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New parkland measures due

November 04, 2004

Alicia Robinson

The failure of Measure L at the polls Tuesday means a hotel plan is

off the table, and residents are likely to get the public input

they've been clamoring for on how to develop the Marinapark property.

Measure L is a controversial ballot issue that would have changed

the city's general plan to allow development of a luxury resort on

city-owned property on the Balboa Peninsula.

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Final election results showed 20,995 Newport Beach voters, or

66.6%, casting ballots against Measure L and a little more than half

that number -- 10,522 voters, or 33.4% -- supporting it.

The City Council will decide the fate of the property, and it will

likely involve either the public at large or one of two existing

committees -- the general plan update committee or a Marinapark ad

hoc committee of council members and staff.

Council members said the next step for Marinapark is to find out

what community members want on the property now that it's clear they

don't want a hotel.

"I think that one of our tasks is to look at what will be allowed

within the existing general-plan limits as far as recreation and open

space and go through a public planning process that will give the

citizens an opportunity to help plan the future of this site," said

Councilman Don Webb, who opposed Measure L.

Options for the property should be included in the general plan

update that's now underway and will probably be finished in 2006,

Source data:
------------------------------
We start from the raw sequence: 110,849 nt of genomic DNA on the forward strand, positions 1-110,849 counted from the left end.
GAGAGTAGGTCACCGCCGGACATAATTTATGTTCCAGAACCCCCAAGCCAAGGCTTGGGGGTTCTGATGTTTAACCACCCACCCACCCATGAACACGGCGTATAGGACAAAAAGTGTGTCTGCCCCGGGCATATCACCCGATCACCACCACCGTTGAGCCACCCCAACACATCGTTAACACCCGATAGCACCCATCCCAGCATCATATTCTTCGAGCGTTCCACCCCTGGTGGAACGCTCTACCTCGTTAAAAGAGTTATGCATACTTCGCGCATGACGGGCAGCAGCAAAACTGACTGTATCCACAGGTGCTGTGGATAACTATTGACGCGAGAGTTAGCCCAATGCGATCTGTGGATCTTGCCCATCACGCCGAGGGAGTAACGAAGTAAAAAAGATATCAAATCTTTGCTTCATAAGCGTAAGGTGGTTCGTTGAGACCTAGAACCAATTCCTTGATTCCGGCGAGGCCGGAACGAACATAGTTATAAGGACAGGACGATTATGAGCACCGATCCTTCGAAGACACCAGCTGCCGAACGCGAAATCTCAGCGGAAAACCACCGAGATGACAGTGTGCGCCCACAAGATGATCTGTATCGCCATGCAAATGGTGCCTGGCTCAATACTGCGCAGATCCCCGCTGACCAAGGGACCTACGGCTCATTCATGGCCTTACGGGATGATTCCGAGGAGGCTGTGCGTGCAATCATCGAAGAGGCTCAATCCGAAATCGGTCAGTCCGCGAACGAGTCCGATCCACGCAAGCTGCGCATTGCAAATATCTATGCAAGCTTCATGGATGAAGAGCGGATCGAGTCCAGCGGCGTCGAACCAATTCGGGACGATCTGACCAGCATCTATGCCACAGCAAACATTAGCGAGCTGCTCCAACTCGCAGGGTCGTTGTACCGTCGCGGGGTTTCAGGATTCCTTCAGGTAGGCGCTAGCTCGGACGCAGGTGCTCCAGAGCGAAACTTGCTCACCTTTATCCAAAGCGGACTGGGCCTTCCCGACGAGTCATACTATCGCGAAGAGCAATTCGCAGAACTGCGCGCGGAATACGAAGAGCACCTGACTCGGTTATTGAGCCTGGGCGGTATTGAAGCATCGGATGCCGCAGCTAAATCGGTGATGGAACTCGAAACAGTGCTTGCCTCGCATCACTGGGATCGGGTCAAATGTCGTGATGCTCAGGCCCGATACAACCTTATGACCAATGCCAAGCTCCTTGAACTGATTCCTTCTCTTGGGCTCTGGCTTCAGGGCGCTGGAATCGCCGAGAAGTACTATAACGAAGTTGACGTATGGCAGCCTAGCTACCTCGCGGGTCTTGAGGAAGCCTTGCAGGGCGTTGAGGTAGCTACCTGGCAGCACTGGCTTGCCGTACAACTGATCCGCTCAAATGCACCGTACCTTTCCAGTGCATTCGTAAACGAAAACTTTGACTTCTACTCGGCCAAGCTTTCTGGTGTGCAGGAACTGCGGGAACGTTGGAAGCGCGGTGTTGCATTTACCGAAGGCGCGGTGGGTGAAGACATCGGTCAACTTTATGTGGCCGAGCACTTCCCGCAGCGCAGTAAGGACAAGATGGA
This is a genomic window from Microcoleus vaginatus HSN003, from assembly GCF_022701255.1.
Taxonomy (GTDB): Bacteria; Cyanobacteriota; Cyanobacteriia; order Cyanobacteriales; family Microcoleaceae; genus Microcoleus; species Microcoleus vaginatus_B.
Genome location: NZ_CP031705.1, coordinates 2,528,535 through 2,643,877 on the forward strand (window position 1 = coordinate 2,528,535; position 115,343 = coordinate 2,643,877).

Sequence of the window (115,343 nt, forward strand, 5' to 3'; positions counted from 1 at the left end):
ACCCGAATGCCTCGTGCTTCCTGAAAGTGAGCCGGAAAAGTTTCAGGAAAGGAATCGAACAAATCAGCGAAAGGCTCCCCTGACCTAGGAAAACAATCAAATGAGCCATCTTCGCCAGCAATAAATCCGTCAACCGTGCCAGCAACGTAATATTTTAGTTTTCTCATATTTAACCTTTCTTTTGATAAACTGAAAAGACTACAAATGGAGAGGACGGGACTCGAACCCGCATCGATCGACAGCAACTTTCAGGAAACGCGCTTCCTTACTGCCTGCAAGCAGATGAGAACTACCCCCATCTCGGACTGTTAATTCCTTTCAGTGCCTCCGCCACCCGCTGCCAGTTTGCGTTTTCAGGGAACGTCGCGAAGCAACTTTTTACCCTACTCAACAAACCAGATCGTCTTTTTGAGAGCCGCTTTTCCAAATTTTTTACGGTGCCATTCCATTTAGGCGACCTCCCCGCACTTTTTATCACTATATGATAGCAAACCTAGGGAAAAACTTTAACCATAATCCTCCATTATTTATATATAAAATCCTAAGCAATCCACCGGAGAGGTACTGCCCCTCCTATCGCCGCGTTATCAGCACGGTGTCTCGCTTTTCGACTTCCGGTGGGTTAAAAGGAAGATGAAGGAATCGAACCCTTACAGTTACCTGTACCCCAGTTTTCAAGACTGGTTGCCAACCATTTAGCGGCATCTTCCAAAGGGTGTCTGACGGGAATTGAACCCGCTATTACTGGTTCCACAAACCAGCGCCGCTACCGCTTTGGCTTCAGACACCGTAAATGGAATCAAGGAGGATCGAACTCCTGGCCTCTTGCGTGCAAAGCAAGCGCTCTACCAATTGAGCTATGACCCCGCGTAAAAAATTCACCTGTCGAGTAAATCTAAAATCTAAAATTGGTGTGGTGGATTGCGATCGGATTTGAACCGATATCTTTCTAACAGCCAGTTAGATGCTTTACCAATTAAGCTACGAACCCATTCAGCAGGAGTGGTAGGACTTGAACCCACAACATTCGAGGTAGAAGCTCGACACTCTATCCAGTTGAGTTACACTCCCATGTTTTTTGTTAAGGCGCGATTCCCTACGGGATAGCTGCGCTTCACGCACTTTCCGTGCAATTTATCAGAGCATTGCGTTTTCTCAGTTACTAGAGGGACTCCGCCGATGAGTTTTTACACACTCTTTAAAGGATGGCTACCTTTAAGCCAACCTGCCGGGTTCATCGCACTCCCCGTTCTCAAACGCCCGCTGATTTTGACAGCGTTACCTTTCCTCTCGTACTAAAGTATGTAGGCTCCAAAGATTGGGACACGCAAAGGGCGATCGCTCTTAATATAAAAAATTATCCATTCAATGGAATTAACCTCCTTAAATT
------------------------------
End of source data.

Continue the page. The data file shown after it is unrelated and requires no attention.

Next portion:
Councilman Steve Bromberg said. Bromberg supported Measure L, but now

that a hotel is out of the question, he'd like to see a water-related

use for the property, he said.

Protect Our Parks, a citizens' group that fought Measure L, has

suggested public-park uses for the land, but group spokesman Tom

Billings said he's avoided espousing a specific plan.

"Basically, the majority of the community felt very passionate and

strong that it was intrinsically wrong to give away public parkland

for commercial development," he said. "The next logical step, we've

been saying all along, is a community planning process with the

residents to work out the park design and plan.... That will occur as

soon as possible."

It's not clear whether the council would again request development

proposals, the process that led to the choice of hotel designer

Stephen Sutherland to develop a commercial project for Marinapark.

Mayor Tod Ridgeway said that's still a possibility.

"If it was up to me, singularly, I would ask for more commercial

proposals, [but] it's not," he said.

A mobile-home park occupies the property, but Ridgeway said it is

unlikely to remain. Officials have been waiting for direction from

the state on how much of the property is tidelands, which aren't

supposed to be used for private residences.

"I don't think there's any political will via the council or the

voters to let it remain a mobile-home park," Ridgeway said.

Some kind of public park may now be closer to reality, with

Measure L opponents pushing for it and Marinapark residents unlikely

to dig in their heels.

"This is the city's land, and they have the right to do what they

want," said John Rettberg, a former mobile-home park resident who

still owns a home there.

While some residents didn't think the hotel was right for the

property, he said, "We're not against the park or public usage if

that's what they want to do."

* ALICIA ROBINSON covers business, politics and the environment.

She may be reached at (714) 966-4626 or by e-mail at

alicia.robinson@latimes.com.

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